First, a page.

Gold should really be shining now. Inflation is emerging and with global economies still struggling to recover from Covid-19 related lockdowns, central banks will likely continue to stimulate with low interest rates and quantitative easing (‘printing money’). In this environment, hard assets that protect from monetary currency debasement should do well.
Yet gold and silver equities remain substantially below previous high-water marks that occurred in the previous inflation-led rallies of the 1970s, 2000s, and early 2010s. Many blame the ‘financialisation’ of gold – the massive increase in trading of futures and options contracts – for a low gold value.
But that could change in the new year with new global banking rules possibly igniting fresh interest from investors in an under-owned and long-forgotten asset class, particularly if inflation continues to accelerate. The changes should allow a return to fundamentals of gold value and let gold once again regain its role as a ‘monetary asset’ for investors.
Divorced from reality
Gold-related trading on global financial markets has become disconnected from supply and demand. When it comes to supply, the world’s gold reserves of 197,000 is today valued at US$11 Trillion (Global central bank holds approximately 20% of global gold reserves as reserve assets). Annual global mining for gold has plateaued at 3,200 tonnes per year since 2015. At today’s price of US$1,800/oz, this adds approximately US$180 billion per year of new supply to annual global gold reserves (+1.7% per year).
On the demand side, physical gold bullion demand for jewelry, and from industry and investors, has averaged approximately 4,200 tonnes or US$240 billion per year since 2010 (Figure 1).
Figure 1: Annual global gold bullion demand (tonnes)
Trading volumes are 200 times greater than actual physical bullion demand, illustrating the extreme leverage and scale of trading in gold-related products. The total trading value of gold-related financial products has reached US$180 billion each day, the equivalent to 110% of the world’s entire annual gold mining output. Annual trading in gold-related financial products has now surpassed US$50 trillion, making it the second-most traded financial instrument in the world behind US S&P 500 equities trading (Figure 2).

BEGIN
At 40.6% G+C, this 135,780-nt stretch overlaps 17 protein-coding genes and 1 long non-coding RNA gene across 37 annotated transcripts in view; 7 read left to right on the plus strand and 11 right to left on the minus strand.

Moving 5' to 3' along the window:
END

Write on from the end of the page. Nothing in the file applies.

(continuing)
Figure 2: Top 10 Financial Instruments by Avg Daily Trading value (US$b)
So, what has caused this ‘financialisation’ of gold and a low gold value?
One of the challenges investing in physical bullion is the cost of metals delivery and vault storage. To get around this problem, and encourage much larger trading volumes, commodity futures exchange introduced ‘unallocated’ financial products. ‘Unallocated’ gold is where the gold remains the property of the bank and the investor is a creditor, as opposed to allocated gold which is owned outright by the investor.
Allocated gold allowed larger investors like banks and pension funds to place highly leveraged bets on the future price of precious metals without needing to hold the underlying physical metal.
With just 0.5% of the daily trading volume of gold products listed on financial exchanges, physical bullion quickly lost pricing discovery (basically the price set by supply and demand) to futures market pricing. That forced bullion miners and investors to accept the futures price for their physical bullion transactions.
Lax banking laws over the past few decades have also allowed global investment banks to build large, highly leveraged precious metals positions that in some cases were later found to have been used to manipulate financial market prices. Many investors believe precious metals have underperformed over the past few decades primarily because overleveraged financial products suppressed prices and led to a low gold value.
Lifting the veil
Following the 2008 global financial crisis, global banking regulators began to implement a series of banking laws (referred to as ‘Basel 3’) designed to strengthen the regulation, supervision and risk management of the banking industry.
From January 1, 2022, these changes are set to dramatically lower the use of leverage in precious metal related financial products (futures and options) including gold. Banks holding ‘unallocated’ gold and precious metal financial contracts must now allocate 70% more collateral for unallocated and leveraged bullion positions versus 2021 requirements.
The veil will finally be lifted on precious metal prices – and gold value — as bullion banks dramatically shrink unallocated positions on trading books.
Global bank regulatory shifts under Basel 3 rules will substantially reduce the ability of global central banks and bullion banks to suppress precious metals and control the ’low inflation environment’ narrative. In this context, investors might consider raising exposure to precious metals and related mining equities with gold value expected to rise as bullion banks are forced to retreat from their heavily leveraged precious metal positions.